Study finds a link between income and experience of physical pain, suggesting that a lower income rank is linked to a higher likelihood of experiencing pain

How does income affect your experience or likelihood of experiencing physical pain? Dr Lucía Macchia, Lecturer in Psychology at City, University of London, has investigated this very question.

Macchia analysed Annual World Gallup Poll (GWP), across the years 2009-18, made up of 1.3 million adult survey respondents across 146 countries in this study.

Using the worldwide polling data, Macchia found that a person’s income rank relative to their peers is linked to their experience of physical pain. Those receiving a lower income rank are linked to a higher likelihood of experiencing pain. This study is revolutionary because it is the first time such a relationship has been identified.

‘Income rank and pain are linked around the world’

Macchia explains: “This is the first study that shows that income rank and pain are linked around the world. It suggests that psychological factors related to the well-known phenomenon of social comparison may influence people’s physical pain.”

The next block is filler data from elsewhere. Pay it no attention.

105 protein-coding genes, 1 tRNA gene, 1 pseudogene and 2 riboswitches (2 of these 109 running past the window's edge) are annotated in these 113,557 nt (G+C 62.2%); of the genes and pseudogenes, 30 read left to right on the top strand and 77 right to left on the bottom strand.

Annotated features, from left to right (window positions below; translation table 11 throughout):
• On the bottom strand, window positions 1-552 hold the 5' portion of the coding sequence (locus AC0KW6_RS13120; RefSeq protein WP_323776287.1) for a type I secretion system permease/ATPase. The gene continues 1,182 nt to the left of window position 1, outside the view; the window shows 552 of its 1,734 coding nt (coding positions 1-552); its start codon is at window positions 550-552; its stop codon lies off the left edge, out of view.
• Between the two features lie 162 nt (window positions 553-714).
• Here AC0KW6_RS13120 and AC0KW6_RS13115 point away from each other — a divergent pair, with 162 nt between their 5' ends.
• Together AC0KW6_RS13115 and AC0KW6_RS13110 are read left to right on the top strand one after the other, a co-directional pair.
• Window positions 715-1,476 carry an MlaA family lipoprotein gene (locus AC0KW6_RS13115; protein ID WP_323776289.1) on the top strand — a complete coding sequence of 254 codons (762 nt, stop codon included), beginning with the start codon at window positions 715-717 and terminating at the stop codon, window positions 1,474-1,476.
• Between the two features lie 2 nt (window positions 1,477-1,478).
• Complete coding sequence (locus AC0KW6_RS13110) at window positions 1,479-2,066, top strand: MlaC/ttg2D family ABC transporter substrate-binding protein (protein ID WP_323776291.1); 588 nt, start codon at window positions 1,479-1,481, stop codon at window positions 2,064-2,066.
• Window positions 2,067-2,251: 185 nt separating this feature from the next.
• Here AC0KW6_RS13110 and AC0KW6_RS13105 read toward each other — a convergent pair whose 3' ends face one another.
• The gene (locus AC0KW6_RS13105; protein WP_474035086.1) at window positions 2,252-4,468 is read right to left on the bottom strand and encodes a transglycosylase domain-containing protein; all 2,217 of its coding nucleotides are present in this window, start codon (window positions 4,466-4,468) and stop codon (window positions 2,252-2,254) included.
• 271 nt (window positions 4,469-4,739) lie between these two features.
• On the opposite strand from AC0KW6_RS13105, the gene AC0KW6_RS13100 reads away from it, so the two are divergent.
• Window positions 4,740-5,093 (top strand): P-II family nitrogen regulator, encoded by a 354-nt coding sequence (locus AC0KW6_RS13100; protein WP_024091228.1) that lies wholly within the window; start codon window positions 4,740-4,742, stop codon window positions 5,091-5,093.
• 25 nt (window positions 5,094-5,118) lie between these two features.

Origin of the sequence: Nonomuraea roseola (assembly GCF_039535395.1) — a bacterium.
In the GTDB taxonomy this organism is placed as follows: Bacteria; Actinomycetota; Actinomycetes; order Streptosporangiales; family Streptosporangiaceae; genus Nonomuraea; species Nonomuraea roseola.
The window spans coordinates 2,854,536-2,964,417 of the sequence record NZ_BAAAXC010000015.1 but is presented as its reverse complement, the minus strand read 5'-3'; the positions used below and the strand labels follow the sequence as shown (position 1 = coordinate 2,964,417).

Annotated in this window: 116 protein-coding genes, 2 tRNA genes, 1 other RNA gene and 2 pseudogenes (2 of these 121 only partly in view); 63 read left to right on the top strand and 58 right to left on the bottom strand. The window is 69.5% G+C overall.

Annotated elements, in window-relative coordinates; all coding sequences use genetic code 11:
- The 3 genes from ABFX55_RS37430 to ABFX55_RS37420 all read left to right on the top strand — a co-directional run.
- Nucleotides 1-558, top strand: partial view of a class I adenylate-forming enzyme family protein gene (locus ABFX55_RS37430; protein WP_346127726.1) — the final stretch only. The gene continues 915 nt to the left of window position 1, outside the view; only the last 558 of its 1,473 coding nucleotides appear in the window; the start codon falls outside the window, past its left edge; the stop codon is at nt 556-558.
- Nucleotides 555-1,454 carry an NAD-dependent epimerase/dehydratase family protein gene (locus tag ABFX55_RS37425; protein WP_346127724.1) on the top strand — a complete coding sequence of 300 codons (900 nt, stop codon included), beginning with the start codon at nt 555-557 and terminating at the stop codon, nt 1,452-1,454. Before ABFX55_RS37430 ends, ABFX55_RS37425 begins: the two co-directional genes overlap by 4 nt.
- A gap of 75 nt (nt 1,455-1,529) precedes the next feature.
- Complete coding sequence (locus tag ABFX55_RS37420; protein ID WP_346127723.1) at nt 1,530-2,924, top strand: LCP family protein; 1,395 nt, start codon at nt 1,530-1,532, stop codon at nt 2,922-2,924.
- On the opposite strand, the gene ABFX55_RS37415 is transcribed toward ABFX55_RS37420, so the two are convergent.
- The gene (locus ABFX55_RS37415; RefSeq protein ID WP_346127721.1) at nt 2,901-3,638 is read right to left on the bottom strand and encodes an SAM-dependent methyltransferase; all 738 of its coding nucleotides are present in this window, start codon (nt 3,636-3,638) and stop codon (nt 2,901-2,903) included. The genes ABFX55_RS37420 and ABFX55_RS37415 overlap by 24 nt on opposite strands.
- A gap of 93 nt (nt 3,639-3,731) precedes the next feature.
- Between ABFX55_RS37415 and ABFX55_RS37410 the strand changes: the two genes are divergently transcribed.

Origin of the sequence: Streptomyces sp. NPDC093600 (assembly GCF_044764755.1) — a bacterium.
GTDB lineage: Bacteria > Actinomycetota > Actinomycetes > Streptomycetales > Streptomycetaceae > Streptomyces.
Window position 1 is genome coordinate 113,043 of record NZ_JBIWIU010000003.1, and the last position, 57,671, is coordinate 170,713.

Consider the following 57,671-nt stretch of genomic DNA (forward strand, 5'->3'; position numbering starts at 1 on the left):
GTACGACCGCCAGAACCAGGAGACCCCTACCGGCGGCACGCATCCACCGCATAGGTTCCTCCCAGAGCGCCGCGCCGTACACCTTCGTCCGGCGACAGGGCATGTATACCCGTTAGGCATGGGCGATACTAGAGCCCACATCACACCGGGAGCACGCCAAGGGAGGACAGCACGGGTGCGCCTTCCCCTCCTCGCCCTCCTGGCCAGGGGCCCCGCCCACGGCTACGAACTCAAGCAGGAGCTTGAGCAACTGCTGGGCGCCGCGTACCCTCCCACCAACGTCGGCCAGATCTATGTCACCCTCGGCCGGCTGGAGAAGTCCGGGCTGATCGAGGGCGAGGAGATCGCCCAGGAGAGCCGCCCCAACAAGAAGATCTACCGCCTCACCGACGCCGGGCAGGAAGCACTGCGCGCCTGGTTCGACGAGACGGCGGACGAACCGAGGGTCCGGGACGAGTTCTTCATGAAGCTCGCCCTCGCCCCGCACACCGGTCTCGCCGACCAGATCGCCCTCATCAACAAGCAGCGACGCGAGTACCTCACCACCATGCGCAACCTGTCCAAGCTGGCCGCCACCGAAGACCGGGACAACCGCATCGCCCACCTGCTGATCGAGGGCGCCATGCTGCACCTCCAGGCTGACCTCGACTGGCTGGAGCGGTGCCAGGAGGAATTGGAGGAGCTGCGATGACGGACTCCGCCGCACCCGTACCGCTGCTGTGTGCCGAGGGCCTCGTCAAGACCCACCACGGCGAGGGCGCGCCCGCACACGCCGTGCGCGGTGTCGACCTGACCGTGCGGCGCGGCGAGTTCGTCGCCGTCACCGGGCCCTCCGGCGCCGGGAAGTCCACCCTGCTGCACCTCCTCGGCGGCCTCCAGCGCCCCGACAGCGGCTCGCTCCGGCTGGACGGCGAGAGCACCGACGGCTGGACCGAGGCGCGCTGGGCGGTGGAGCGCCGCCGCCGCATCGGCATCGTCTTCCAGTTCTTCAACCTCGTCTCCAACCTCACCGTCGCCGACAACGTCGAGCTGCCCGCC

Regardless of whether individual life in a rich or poor country, the link persists, and to the same degree, says Macchia.

What is income rank?

Income rank gives an indication of a person’s absolute personal income amount in society. Essentially, the higher the position in the list, the higher the income rank.

How do negative emotions play a role in your experience of physical pain?

The study suggests that negative emotions, related to their appraisal of a lower income rank person comparing themselves to higher income ranking peers, is significant.

Macchia believes that this may be linked to the Relative Deprivation theory and Social Comparison theory.

Nine million people experience chronic pain in the UK

In this particular study, the definition of pain used is the feeling that people experience when their body hurts regardless of the presence of physical damage.

In fact, physical pain is a major cause for concern in the UK and is actually one of the main reasons people visit the accident and emergency room in the UK.

To put an approximate figure on chronic pain, nine million people live with chronic pain in the UK and musculoskeletal pain alone accounts for 30% of the country’s medical consultations.

Even more concerningly, physical pain has been increasing dramatically in the last decades, which is why understanding your experience of physical pain is vital.


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